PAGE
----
Way back on Boxing Day Dickensian aired on BBC One. Two months and twenty half-hour episodes later and I am now mourning its loss.
The concept for the series is a great one. A collection of the most beloved Charles Dickens characters are all rolled into one, living on the same street enjoying a pint in The Three Cripples (originally from Oliver Twist). We meet Miss Havisham (Tuppence Middleton) in happier times, a miserable Scrooge (Ned Dennehy) before he is visited by his ghosts and see a slightly softer side to the notorious brute Bill Sikes (Mark Stanley).
Indeed, the show’s casting is one of its greatest merits. Each of the thirty beloved Dickens characters that are translated onto the screen are brought to life by note-perfect performances. Richard Ridings and Caroline Quentin are delightful as Mr. and Mrs. Bumble and provide much appreciated comic relief to this dark series. Tom Weston-Jones is deliciously sinister as the charismatic con-artist, Meriwether Compeyson that book fans will remember as the man who jilts Miss Havisham at the altar. Meanwhile, whether you know your Oliver Twist from the novel or the 1960s musical (in my case the latter) you will surely not be disappointed by Anton Lesser (Fagin), Mark Stanley (Bill Sikes) and Bethany Muir (Nancy) who step effortlessly into their character’s shoes.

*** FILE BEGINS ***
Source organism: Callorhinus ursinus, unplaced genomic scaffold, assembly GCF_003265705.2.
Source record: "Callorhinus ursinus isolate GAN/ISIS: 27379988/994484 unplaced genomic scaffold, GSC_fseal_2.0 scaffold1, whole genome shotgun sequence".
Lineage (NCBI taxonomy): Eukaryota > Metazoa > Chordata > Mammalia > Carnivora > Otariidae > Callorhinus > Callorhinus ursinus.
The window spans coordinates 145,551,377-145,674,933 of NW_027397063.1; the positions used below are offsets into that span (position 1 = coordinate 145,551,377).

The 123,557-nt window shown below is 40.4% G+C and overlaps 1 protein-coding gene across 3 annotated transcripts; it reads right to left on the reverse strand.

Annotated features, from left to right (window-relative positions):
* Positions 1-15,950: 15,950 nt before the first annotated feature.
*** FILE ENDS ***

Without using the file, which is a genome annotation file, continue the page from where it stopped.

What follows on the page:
But before you write this off as something reserved for Dickens fans, its time I confess that the only novel of his I have read is Great Expectations and I found it excruciatingly boring! Yet as it happens, Dickensian’s take on Great Expectations, in which we are introduced to a young, highly ambitious and optimistic Amelia Havisham, was my favourite story on the show. But if this tale isn’t to your liking, there are plenty of others such is the beauty of shows like this.
With acclaimed television writer Tony Jordan at the helm, Dickensian is a period drama for the 21st Century. It may take a few episodes to warm up, but once it does it is packed with excitement, mystery and nail-biting cliff-hangers and all revolved around a set of incredibly intriguing characters.